Beating Heart Baby

Lio Min's soulful debut novel, Beating Heart Baby, highlights music, art and the love of family--by birth, yes, but more significantly by circumstance and choice. Their emotive narrative spotlights Filipino American artist Santi and Korean Japanese American musician Suwa, playing out a tumultuous relationship that begins online and unknowingly (initially) continues in real life.

Since age seven, Santi's guardian has been his late mother's best friend, Aya. At 12, Santi encounters @EmoOcean on an anime fan website; through the distance of screens (and thousands of miles), the pair become virtually inseparable as Canti and Memo. For "three years of memes and late-night spirals and shared dreams," they're soulmates--until a misunderstanding causes them to sever all communication.

At 17, Aya moves Santi home to Los Angeles, where he joins the high school marching band and meets Suwa. They start as contentious strangers and become lovers, only to recognize one another as Canti and Memo. Recognizing their younger selves leads to another wrenching separation. Perhaps, though, being apart (again) is the only way back together.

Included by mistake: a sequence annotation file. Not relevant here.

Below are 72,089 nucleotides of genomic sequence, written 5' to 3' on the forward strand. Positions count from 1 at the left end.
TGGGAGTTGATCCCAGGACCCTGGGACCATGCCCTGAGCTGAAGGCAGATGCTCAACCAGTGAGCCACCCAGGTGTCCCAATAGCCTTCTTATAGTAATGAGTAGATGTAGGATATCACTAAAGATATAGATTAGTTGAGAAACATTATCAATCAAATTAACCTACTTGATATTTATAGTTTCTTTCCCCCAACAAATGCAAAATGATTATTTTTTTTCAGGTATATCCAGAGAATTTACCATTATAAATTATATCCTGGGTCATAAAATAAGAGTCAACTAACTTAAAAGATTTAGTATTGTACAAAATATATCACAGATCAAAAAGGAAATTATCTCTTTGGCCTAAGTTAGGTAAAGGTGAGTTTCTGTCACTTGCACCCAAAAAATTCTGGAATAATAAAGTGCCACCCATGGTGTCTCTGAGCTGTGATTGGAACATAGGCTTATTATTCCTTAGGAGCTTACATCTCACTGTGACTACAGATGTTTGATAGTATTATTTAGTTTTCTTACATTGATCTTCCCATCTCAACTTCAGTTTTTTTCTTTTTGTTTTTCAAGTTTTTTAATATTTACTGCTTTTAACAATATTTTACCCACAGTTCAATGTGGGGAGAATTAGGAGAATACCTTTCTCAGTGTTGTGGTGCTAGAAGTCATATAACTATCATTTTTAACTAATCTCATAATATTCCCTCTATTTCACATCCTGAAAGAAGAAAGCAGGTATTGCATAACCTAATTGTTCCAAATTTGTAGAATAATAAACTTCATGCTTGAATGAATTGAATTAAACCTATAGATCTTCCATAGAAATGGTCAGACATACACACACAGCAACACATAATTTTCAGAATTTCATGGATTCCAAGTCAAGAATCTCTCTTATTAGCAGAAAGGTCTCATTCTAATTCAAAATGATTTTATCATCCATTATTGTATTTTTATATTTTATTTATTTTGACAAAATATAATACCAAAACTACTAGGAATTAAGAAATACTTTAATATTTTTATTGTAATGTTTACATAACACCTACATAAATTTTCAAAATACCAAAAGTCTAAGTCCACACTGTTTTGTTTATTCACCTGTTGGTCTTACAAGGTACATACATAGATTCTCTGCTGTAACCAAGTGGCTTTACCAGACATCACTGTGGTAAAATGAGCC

Min--who, like Suwa, is a trans Asian Angeleno musician--cleverly structures their dual-perspective novel like an old-school album--Side A by Santi, Side B by Suwa. Min, like Suwa, uses the handle @EmoOcean on social media. Those personal overlaps add a raw vulnerability to their fiction with an aching longing for unguarded connection haunting every track. Min drops an impressively empathic first novel. --Terry Hong, Smithsonian BookDragon

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